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MEXICO: Conservatives Lose Key Battle Against Abortion

Diego Cevallos

MEXICO CITY, Aug 27 2008 (IPS) - The Mexican government, Catholic Church and conservative groups lost a crucial battle Wednesday in their fight against abortion, which was legalised in the capital in April 2007.

In Supreme Court deliberations on a legal challenge brought by the conservative federal government last year with the aim of overturning the 2007 Mexico City law, it became clear Wednesday that at least seven of the 11 justices would vote that the law does not violate the constitution.

Although the Supreme Court sessions will continue, there is no longer any chance that the Mexico City law will be revoked, because at least eight of the 11 magistrates would have to declare it unconstitutional.

“Reason, the law, and women’s right to decide have prevailed,” Lorena Martínez, a member of a women’s rights group at the National Autonomous University of Mexico (UNAM), told IPS.

But Marcela Fernández, of the anti-abortion group Comité Pro Vida (Pro Life Committee), lamented to IPS that “the sacred right to life is the loser here.”

The federal Attorney General’s Office and National Human Rights Commission had challenged the constitutionality of the Mexico City law that legalised abortion in the first 12 weeks of pregnancy.

Since the law went into effect, 26,000 women have sought information in municipal public health facilities on the right to abortion, and 12,262 women have undergone the procedure in Mexico City.

According to the local authorities, 50 percent of the women who had abortions were single women under the age of 24, and the women were two months pregnant on average.

The law that struck down the penalties for abortion – three to six months in prison or community service – was approved last year by the Mexico City assembly, which is dominated by the leftwing Democratic Revolution Party (PRD).

Although the penalties remain in place for women who undergo an abortion after the 12th week of pregnancy without medical indication, studies show that the punishment is rarely if ever applied.

The Supreme Court held several hearings between April and June to receive input from activists, lawyers, doctors, government officials and religious groups opposed to and in favour of the law that legalised abortion in Mexico City.

On Sunday, the day before the magistrates began their final debate on the question, the president of Mexico’s bishops’ conference, Carlos Aguiar, appeared in a paid TV spot urging the Court to rule that the abortion law was unconstitutional.

“Among the many challenges facing the country, respect for human life from conception is paramount. Without the gift of life, no other right is possible. The defence of the newly conceived human being must be accompanied by the defence of the dignity of women. Respect for the right to life forms the basis of true democracy,” the bishop said in the ad.

For its part, the administration of President Felipe Calderón of the conservative National Action Party (PAN) challenged the Mexico City law through the Attorney-General’s Office, using legal rather than religious arguments.

The National Human Rights Commission, a state body, also tried to get the law repealed, thus drawing harsh criticism from human rights activists.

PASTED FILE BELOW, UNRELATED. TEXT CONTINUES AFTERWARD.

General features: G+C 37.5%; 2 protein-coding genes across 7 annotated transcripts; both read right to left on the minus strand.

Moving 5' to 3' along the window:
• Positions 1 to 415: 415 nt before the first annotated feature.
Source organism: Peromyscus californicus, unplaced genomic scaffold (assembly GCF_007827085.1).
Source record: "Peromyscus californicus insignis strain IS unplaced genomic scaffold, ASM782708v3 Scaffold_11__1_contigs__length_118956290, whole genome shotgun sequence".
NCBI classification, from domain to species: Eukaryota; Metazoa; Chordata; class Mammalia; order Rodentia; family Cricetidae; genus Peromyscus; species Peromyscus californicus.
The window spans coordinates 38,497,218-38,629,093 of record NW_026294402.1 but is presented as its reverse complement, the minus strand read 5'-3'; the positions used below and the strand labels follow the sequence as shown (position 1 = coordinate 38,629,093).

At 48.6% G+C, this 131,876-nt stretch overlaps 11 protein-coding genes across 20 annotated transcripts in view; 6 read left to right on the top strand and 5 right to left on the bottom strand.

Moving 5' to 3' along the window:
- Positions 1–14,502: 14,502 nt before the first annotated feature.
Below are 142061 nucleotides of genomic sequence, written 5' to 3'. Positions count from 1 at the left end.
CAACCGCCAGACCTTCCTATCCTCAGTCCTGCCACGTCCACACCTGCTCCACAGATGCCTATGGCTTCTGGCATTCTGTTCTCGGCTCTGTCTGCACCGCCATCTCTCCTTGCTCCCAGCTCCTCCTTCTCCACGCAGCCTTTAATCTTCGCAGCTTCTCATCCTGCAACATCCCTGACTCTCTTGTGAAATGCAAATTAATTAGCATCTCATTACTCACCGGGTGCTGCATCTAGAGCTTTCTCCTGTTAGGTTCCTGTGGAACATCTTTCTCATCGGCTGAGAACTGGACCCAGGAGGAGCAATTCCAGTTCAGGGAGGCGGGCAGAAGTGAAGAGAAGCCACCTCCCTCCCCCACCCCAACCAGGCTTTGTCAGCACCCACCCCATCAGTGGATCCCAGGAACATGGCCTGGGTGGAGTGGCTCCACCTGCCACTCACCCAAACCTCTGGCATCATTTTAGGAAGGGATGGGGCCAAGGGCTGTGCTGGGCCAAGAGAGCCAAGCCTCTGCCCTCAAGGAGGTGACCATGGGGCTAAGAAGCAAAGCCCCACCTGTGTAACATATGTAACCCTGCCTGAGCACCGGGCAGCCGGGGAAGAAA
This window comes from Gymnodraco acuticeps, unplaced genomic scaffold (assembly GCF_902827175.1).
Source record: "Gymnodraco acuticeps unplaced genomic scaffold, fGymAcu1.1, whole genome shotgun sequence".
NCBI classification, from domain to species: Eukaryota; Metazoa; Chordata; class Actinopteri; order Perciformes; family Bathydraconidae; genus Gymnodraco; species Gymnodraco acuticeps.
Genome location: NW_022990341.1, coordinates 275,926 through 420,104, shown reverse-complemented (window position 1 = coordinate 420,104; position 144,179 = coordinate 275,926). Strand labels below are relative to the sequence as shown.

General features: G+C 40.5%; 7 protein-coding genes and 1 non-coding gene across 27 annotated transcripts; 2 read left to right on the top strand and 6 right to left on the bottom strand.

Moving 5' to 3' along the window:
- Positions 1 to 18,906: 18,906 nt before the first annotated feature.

But the arguments set forth by opponents of the law failed to convince the necessary majority of magistrates.

Supreme Court Justice Genaro Góngora said “there are no universally accepted and compellingly rational legal elements making it obligatory for the criminal justice system to defend the right to life of the product of conception before the 12th week of pregnancy.”

Justice José de Jesús Gudiño argued that “in the constitution there is not one single provision establishing the direct protection of the product of conception, independently of and against the will of the mother,” which means the decriminalisation of abortion is not unconstitutional.

By contrast, Justice Salvador Aguirre, who came out against the law, repeated on several occasions that it was not a question of penalising women but of safeguarding embryos, which in his view have been left without protection.

When the municipal law was passed in April 2007, surveys showed that although 40 percent of respondents were opposed to it, the decriminalisation of abortion enjoyed majority support, despite the fact that the overwhelming majority of Mexicans are Roman Catholic and the Church punishes the practice of abortion with excommunication.

While the draft law was being debated by the Mexico City assembly, Pope Benedict XVI urged the assembly-members not to approve it, sparking protests by the left that the Vatican was meddling in the domestic affairs of another state.

According to a UNAM study, up to one million illegal abortions a year – equivalent to 30 percent of all pregnancies – are performed in this country of 104 million people. But other sources put the number at less than 500,000.

Although abortion is legal in all of Mexico’s 32 states for victims of rape, studies show that in practice it is extremely difficult for a rape victim to exercise her legal right to terminate her pregnancy, because of an endless list of administrative hurdles and outright obstruction by the authorities.

In addition, 27 states allow the termination of pregnancy when the mother’s life is at risk, 13 allow it in the case of serious fetal deformities, and 10 permit it in order to protect the expectant mother’s health.

Studies also show that “back-alley” abortions are the fourth or fifth cause of death among women in Mexico, and that obtaining permission for a legal abortion in any of the abovementioned circumstances is difficult to impossible.

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